Carnival Of Illusion - Magic, Mystery & Ooh La La

Ethics in Magic


The issue of “ethics” in magic is actually quite a humorous topic with a long history. There is a common misconception that has been perpetuated by amateur magicians that secrets are everything in magic. (There was an uproar over the Masked Magician revealing even incorrect methods on national television.) In actuality the secret workings of magic, that amateurs are so scared to lose, are the easiest and generally the only part of the performance equation they understand.

Secrets have been sold by magicians for hundreds of years. From Chris Angel’s cheapo magic set available at drug stores to Houdini’s brother Hardeen selling “real” handcuffs that were never even seen by his famous brother. In fact, Houdini stole Long Tak Sam’s needle act for his stage show and made sure Long Tak never performed it again. Billy Robinson (aka Chung Ling Soo) was selling magician’s tricks of his era to the highly popular American Scientific magazine as well as selling secrets from one top magician to the other. Penn and Teller reveal how tricks works to gain TV audiences. Magicians are the worst people to keep a secret and never have, never will. Audiences want to learn secrets. Amateur magicians want to guard their only knowledge of the ancient art.

As full time magicians, we have learned a few things over our 1,000+ performances. These so-called sacred secrets are nothing more than special effects, like flashing color lights and smoke behind a band.  Why isn’t anyone talking about the “real” secrets of magic. Perhaps it’s because these secrets of magic are much more ethereal and not nearly as sexy. The real secrets of magic are the same secrets that all drama and art contains, nothing different, nothing new. The first real secret of magic and probably the most important is… How to make the audience care. How to give them something that has value.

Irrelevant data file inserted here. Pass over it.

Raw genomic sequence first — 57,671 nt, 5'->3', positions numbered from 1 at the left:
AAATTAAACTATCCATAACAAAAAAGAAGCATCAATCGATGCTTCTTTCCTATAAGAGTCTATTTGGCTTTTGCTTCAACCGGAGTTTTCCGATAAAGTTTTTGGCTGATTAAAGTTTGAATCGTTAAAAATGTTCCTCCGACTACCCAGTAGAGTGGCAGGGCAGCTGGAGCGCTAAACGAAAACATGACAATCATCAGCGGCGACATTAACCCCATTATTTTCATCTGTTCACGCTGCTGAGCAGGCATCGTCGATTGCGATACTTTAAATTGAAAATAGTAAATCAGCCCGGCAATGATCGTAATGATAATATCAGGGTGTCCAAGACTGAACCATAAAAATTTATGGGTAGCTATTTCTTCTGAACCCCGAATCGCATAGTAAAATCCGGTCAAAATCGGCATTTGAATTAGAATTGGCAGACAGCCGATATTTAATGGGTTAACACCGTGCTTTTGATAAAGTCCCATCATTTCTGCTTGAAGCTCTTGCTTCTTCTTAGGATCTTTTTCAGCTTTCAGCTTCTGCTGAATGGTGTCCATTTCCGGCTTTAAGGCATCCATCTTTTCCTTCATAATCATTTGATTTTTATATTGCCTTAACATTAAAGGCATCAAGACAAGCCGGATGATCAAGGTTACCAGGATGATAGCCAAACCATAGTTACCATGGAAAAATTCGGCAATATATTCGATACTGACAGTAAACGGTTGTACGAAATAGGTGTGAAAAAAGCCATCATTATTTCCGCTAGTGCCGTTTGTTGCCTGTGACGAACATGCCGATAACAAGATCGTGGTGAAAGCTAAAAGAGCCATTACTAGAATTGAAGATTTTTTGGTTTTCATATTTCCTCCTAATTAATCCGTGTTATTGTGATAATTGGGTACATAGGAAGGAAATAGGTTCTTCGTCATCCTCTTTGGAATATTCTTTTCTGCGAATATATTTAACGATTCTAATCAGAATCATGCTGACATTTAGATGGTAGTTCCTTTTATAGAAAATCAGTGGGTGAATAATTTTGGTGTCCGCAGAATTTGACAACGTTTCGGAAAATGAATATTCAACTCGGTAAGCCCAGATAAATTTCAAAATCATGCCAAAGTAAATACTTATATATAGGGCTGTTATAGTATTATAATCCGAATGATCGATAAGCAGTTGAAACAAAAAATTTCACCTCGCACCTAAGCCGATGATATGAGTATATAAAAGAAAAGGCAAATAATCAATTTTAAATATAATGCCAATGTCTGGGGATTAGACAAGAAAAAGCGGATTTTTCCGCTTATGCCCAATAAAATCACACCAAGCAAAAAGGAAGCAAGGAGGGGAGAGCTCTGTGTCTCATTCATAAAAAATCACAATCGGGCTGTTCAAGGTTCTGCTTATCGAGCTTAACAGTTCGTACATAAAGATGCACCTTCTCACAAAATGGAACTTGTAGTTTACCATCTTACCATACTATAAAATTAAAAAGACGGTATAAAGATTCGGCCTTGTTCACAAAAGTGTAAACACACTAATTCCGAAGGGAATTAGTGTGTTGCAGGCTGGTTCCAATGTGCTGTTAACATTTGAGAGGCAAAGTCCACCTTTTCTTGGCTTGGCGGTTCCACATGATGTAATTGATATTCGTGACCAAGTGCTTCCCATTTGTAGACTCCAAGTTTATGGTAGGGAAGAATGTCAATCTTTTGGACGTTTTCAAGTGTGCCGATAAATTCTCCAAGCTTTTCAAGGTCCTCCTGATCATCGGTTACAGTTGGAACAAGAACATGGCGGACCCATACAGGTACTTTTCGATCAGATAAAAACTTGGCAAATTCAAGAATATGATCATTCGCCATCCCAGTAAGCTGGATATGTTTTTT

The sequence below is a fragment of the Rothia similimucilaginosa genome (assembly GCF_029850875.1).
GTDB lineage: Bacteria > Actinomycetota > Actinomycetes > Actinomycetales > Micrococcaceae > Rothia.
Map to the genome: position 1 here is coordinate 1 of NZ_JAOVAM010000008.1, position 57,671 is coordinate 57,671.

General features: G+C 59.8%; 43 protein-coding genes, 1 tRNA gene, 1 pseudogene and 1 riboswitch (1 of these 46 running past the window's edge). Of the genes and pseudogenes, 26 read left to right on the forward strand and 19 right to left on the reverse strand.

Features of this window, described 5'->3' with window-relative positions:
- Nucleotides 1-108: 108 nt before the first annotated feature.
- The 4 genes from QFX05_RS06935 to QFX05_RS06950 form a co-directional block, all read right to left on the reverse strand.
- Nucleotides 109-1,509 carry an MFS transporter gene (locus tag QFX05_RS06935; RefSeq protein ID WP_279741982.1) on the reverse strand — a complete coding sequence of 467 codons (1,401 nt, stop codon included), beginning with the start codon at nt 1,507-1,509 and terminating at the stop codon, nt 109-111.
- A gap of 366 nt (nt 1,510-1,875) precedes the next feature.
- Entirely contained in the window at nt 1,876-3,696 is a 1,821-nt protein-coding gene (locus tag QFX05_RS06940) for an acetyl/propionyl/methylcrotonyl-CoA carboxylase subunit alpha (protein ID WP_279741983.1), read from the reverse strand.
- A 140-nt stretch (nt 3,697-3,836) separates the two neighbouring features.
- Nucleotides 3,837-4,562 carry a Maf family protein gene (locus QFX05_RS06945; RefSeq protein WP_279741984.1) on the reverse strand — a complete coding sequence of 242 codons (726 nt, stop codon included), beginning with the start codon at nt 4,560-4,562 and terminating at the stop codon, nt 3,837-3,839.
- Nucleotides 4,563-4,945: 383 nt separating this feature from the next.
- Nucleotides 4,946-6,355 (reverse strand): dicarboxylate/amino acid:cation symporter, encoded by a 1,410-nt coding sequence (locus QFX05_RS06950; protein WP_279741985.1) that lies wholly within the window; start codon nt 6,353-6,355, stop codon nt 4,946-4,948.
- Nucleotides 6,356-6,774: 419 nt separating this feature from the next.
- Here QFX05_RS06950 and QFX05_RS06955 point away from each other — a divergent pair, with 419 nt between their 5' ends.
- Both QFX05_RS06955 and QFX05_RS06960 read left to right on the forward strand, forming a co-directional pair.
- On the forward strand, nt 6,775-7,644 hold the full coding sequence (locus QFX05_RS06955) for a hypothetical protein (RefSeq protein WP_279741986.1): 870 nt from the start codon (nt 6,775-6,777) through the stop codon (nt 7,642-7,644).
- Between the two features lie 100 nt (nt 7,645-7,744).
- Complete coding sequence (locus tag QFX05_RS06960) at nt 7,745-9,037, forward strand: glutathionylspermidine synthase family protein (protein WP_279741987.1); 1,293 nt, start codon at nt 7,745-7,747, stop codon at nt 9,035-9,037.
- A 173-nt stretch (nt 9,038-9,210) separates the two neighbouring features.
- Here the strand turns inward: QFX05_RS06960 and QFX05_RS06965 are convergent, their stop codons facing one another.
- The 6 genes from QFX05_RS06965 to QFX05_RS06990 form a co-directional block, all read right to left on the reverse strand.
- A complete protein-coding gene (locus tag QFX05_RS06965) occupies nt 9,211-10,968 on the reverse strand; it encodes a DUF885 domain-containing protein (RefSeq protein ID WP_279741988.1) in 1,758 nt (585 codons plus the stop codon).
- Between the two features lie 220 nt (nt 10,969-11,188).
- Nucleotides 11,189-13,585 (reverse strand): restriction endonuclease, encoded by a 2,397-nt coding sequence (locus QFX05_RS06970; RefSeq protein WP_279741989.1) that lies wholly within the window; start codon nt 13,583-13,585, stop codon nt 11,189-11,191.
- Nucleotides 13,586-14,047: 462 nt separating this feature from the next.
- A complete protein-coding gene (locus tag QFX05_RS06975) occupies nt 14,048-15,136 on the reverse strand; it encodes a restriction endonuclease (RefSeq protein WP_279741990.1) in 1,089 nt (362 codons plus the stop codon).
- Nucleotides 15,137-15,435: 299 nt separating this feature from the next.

Often we see a shimmer behind a phenomenon and feel we understand it. Can you imagine hearing a concert violinist and thinking you know the secret of their music. (They used a lot of vibrato!) Technique and its application are never the important piece of any endeavor. They are merely the required first steps to create art and touch human emotion.

The remarkable magician and possibly the biggest magic secret seller in the business.

Billy Robinson (aka Chung Ling Soo) worked back and forth between Hermann and Kellar as an assistant, inventor, and stage hand. With each change of job, he would sell all the secrets from his last boss to his new one.


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